So to ensure an even higher standard of mobile security, it is recommended to apply an extra layer of encryption made by the application. Wide-known methods of encryption are AES algorithm used for symmetric encryption / decryption and RSA public-key algorithms. For one-way verification encryption, a one-way hashing algorithm like SHA-1 can be used. Now it is better, but the encryption algorithm requires a key, so we still need to somehow hide it. One way to achieve the desired effect is the permutations of code and key value. This approach is usually called white box as it assumes that the app is running in an environment where an attacker controls everything (so-called total control).

When data is safely stored on the device, the completed transaction mobile app has to pass data to the payment gateway. Passing data to the payment gateway is not different from storing data, i.e. it is highly recommended to implement an additional level of security on top of communication protocol.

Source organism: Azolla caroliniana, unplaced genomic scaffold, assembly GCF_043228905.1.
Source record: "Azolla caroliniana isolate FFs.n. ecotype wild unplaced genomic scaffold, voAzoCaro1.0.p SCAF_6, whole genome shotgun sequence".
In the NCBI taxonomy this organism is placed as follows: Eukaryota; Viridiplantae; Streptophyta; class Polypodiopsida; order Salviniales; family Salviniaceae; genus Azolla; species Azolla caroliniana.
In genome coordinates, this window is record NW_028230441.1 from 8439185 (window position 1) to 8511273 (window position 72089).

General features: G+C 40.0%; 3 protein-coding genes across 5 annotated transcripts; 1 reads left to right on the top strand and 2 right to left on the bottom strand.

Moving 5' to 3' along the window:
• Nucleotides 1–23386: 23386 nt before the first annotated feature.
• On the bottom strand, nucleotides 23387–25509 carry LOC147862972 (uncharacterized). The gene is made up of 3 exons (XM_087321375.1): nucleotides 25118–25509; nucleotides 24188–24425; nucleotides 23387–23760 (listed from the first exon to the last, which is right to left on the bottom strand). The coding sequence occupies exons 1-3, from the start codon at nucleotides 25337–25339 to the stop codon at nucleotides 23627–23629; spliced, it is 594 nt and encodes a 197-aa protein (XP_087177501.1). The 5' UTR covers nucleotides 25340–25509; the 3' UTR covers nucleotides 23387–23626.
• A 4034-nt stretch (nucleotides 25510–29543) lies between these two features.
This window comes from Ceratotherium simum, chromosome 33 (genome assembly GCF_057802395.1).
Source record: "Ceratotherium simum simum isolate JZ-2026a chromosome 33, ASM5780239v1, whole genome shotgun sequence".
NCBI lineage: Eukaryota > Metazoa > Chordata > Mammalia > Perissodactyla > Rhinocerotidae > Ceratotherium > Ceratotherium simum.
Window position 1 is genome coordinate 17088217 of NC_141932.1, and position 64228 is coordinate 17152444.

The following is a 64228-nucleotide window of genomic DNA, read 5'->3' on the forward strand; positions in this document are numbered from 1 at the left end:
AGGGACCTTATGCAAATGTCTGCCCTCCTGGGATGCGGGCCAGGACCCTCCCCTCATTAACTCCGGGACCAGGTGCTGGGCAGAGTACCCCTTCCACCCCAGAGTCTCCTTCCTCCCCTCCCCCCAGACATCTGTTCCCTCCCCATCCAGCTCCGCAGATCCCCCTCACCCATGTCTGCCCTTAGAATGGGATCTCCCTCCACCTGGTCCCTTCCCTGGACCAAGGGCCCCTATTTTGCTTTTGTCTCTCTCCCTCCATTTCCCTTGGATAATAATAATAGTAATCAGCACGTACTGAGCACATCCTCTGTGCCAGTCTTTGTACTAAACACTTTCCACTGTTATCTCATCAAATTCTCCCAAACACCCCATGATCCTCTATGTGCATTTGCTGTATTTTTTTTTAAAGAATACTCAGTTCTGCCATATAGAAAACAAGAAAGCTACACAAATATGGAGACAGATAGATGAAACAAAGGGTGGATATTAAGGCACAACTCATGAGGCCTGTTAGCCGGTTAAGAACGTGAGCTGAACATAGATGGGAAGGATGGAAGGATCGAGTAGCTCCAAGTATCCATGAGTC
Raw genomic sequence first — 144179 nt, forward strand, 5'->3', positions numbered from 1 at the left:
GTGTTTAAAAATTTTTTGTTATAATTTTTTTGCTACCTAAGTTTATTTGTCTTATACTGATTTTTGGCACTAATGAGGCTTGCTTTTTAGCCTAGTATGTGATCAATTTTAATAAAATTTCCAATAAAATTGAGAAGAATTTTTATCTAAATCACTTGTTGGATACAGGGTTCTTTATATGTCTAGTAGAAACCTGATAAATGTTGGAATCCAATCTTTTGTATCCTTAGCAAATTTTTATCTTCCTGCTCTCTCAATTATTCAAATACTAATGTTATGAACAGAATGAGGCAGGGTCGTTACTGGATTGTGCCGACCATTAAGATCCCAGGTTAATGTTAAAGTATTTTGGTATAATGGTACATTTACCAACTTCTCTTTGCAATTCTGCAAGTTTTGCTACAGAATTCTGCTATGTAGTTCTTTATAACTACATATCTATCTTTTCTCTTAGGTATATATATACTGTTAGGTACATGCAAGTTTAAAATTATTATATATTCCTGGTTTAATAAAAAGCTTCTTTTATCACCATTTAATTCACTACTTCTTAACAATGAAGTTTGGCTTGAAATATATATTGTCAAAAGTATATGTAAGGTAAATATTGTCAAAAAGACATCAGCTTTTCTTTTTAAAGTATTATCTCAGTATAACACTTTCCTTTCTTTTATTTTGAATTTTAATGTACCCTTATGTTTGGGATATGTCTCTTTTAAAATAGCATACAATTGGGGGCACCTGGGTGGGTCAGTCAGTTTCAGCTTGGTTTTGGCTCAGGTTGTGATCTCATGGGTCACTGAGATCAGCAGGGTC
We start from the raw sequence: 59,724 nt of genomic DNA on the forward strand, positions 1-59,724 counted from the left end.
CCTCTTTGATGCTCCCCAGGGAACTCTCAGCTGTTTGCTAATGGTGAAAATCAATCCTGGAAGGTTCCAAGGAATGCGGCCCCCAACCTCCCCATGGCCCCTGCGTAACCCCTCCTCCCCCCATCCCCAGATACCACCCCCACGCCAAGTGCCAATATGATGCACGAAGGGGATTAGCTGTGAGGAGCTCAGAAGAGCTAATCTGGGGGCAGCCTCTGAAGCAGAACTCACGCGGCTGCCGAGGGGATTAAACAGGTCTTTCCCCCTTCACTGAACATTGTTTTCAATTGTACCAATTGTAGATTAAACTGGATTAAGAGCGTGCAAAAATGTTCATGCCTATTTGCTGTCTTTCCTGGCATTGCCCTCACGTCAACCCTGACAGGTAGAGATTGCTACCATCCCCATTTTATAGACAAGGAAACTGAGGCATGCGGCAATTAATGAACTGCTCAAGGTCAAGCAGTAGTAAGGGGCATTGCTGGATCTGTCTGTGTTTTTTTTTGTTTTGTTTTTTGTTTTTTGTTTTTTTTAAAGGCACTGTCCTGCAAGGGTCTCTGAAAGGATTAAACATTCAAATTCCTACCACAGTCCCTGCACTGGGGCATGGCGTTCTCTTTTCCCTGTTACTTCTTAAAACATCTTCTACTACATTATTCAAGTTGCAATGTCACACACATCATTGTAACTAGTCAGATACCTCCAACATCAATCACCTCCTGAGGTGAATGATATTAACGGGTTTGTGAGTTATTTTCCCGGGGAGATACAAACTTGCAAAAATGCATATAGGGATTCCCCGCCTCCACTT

Additionally, communication between the mobile app and gateway is vulnerable to middle attacks, so the mobile application has to check if the gateway is not compromised too (e.g. using certificate pinning). From the mobile side, to prevent attacks when data is repeated (so-called replay attacks), it is recommended to send some unique data (fingerprint) that expires after the response is received. To protect data from being appended by extra data, it is worth looking for implementing integrity check (e.g. CBC).